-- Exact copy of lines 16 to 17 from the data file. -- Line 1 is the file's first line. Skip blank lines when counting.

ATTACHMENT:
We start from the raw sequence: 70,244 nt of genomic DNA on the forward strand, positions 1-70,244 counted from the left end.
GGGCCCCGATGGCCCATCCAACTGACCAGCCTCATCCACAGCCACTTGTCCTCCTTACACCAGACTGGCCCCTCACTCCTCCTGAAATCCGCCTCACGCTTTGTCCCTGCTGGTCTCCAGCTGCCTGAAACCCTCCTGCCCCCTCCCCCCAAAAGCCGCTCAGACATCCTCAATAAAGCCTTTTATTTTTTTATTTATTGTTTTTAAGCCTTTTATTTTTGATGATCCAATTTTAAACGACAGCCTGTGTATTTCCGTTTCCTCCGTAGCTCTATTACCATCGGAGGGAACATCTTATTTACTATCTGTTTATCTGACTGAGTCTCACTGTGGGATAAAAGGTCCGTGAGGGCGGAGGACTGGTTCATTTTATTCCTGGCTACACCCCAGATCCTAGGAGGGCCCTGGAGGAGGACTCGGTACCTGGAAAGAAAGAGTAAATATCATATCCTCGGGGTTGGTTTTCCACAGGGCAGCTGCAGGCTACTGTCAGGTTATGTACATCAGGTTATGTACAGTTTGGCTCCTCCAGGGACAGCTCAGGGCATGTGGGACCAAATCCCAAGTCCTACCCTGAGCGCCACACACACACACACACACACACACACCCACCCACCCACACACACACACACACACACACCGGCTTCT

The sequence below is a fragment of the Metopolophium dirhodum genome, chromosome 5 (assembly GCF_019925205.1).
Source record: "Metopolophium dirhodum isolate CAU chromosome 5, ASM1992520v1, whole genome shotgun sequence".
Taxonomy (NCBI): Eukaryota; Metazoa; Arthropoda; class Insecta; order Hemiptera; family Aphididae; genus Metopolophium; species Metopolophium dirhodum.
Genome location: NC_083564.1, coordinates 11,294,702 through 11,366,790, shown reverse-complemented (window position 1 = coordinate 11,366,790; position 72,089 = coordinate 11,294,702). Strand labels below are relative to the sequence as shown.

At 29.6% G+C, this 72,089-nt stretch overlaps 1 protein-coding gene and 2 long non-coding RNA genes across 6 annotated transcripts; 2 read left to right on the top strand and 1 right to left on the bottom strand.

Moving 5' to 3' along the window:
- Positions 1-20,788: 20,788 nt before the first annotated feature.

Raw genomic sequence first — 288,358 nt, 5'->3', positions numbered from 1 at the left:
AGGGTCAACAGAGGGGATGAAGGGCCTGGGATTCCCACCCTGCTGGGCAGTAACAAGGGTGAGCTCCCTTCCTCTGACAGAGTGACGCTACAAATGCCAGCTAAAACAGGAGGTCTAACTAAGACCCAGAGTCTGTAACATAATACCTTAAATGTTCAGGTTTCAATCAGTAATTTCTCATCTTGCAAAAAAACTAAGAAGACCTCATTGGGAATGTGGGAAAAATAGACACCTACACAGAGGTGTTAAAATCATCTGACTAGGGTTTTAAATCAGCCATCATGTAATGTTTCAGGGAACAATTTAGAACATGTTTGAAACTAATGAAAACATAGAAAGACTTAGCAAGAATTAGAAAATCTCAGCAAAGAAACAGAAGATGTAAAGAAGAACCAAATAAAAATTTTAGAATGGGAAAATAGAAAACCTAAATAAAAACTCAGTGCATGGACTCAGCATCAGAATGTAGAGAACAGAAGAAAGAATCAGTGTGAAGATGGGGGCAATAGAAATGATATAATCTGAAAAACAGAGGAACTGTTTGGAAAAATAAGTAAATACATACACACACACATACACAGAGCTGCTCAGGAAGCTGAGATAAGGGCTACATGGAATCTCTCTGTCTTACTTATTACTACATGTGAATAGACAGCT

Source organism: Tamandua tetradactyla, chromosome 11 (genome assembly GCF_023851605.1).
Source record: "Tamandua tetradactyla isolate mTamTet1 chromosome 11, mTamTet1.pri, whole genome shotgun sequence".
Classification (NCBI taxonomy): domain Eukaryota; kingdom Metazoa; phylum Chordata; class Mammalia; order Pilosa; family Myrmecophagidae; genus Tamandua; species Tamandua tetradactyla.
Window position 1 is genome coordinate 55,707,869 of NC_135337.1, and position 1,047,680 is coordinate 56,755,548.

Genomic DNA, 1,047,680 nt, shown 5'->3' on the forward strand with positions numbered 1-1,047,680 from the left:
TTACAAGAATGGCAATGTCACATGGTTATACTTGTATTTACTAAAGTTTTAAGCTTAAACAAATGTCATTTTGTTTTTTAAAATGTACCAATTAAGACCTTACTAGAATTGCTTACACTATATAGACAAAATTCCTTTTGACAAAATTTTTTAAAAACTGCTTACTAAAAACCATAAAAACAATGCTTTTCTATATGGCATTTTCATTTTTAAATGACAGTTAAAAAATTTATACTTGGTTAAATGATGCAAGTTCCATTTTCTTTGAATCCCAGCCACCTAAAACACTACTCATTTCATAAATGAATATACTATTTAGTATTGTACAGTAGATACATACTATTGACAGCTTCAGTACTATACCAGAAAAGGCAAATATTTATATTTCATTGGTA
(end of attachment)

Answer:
Genomic DNA, 1,047,680 nt, shown 5'->3' on the forward strand with positions numbered 1-1,047,680 from the left:
TTACAAGAATGGCAATGTCACATGGTTATACTTGTATTTACTAAAGTTTTAAGCTTAAACAAATGTCATTTTGTTTTTTAAAATGTACCAATTAAGACCTTACTAGAATTGCTTACACTATATAGACAAAATTCCTTTTGACAAAATTTTTTAAAAACTGCTTACTAAAAACCATAAAAACAATGCTTTTCTATATGGCATTTTCATTTTTAAATGACAGTTAAAAAATTTATACTTGGTTAAATGATGCAAGTTCCATTTTCTTTGAATCCCAGCCACCTAAAACACTACTCATTTCATAAATGAATATACTATTTAGTATTGTACAGTAGATACATACTATTGACAGCTTCAGTACTATACCAGAAAAGGCAAATATTTATATTTCATTGGTA